The collaborative teams soon came to the realization that their efforts correlated with rising state, district, and building assessment scores.   As a team, we celebrated each step along the way through the use of jeans days, wacky wig assemblies, trophies, staff shout outs, and chocolate.  In closing, Sterling Elementary’s motto, “Power of One,” communicates the importance each team member makes on students’ academic and behavioral success.  We have embraced the Professional Learning Community philosophy and attribute our students’ rising achievement to the framework, as well as the dedication of our teachers and staff.

1. Monitoring student learning on a timely basis.

All students are monitored on a frequent basis through the use of assessment and intervention data.  Grade level teachers meet weekly during protected collaboration time to review student data, create common assessments, and form intervention groups.  All students are progress monitored using STAR Reading and Math assessments during four benchmark periods throughout the school year. Additionally, grade level teams create common formative assessments based on identified essential standards.  It is with the analysis of the CFAs that our tiered supports are based.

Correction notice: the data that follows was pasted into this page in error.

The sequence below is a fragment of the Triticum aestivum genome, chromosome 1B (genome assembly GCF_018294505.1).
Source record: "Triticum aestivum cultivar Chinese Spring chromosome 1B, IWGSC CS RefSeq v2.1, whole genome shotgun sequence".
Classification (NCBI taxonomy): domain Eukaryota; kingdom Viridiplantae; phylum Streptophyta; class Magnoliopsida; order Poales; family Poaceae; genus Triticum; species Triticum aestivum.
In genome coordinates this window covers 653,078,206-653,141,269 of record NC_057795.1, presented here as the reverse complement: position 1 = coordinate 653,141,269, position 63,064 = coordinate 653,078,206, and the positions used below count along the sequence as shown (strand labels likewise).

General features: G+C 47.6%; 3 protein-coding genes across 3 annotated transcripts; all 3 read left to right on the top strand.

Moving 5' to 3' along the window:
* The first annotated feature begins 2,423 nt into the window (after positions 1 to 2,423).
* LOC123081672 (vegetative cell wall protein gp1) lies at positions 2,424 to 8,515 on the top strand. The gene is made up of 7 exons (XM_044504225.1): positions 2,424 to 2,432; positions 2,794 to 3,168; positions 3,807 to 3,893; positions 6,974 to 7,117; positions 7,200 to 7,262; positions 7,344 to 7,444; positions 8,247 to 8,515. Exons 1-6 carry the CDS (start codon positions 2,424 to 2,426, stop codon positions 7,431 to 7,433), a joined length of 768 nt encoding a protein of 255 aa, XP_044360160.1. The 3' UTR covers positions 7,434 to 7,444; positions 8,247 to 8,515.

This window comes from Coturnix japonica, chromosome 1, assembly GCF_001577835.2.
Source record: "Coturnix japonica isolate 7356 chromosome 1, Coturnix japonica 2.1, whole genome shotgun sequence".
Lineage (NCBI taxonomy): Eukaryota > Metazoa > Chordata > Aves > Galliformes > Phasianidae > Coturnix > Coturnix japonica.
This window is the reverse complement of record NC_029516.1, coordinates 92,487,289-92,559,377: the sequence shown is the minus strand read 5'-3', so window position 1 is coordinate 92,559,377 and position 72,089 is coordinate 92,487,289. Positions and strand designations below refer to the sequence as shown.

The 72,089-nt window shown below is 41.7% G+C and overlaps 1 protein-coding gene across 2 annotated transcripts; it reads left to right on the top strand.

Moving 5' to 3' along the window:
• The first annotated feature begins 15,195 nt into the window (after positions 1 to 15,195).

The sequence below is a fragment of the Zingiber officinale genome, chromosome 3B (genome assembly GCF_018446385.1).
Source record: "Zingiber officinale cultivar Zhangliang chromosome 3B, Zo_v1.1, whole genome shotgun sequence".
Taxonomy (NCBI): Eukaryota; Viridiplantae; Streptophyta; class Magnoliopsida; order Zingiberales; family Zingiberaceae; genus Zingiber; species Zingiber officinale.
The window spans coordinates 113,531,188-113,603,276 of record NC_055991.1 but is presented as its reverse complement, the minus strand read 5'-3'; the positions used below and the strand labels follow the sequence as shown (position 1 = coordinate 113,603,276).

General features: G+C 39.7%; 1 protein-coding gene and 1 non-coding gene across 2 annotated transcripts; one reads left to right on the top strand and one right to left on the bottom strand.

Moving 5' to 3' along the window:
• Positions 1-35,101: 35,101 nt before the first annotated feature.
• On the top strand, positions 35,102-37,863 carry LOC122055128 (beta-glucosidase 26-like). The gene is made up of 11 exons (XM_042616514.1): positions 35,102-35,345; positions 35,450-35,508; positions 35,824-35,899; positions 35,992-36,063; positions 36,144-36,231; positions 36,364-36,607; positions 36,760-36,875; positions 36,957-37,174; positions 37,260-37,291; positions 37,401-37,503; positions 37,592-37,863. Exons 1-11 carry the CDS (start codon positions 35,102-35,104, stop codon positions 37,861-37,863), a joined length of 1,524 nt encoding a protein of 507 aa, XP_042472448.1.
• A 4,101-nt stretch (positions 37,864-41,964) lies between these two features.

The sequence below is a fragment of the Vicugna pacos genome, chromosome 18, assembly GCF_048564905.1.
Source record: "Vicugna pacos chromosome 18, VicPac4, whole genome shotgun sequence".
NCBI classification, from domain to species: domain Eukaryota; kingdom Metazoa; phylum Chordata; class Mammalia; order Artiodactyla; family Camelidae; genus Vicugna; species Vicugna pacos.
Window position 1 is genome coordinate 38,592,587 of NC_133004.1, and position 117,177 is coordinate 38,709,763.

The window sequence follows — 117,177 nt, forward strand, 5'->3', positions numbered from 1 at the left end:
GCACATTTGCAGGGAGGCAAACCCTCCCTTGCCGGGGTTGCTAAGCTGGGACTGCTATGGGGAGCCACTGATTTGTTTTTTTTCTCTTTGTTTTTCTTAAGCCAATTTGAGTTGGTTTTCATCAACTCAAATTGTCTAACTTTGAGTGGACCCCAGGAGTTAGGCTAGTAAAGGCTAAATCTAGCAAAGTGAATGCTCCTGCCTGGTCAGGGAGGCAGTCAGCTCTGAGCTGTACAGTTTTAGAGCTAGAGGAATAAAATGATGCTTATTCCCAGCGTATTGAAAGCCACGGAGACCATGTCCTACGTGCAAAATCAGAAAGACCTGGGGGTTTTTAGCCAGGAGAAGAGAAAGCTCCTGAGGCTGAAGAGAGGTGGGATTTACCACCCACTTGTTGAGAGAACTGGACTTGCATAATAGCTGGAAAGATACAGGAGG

Sterling teams have become very skilled at using collaboration time to address the teaching and learning needs of all. While grade level agendas do vary, at the core of each meeting is discussion of student learning. Teams are practicing developing proficiency scales based around WIGS (Wildly Important Goals) that are being addressed during Tier 1 instruction. After skills are taught, students are assessed and performance data is entered into a color-coded spreadsheet. The data is then analyzed at collaborative meetings, and student scores are sorted based on proficiency levels for that particular skill

2. Creating systems of intervention to provide students with additional time and support for learning.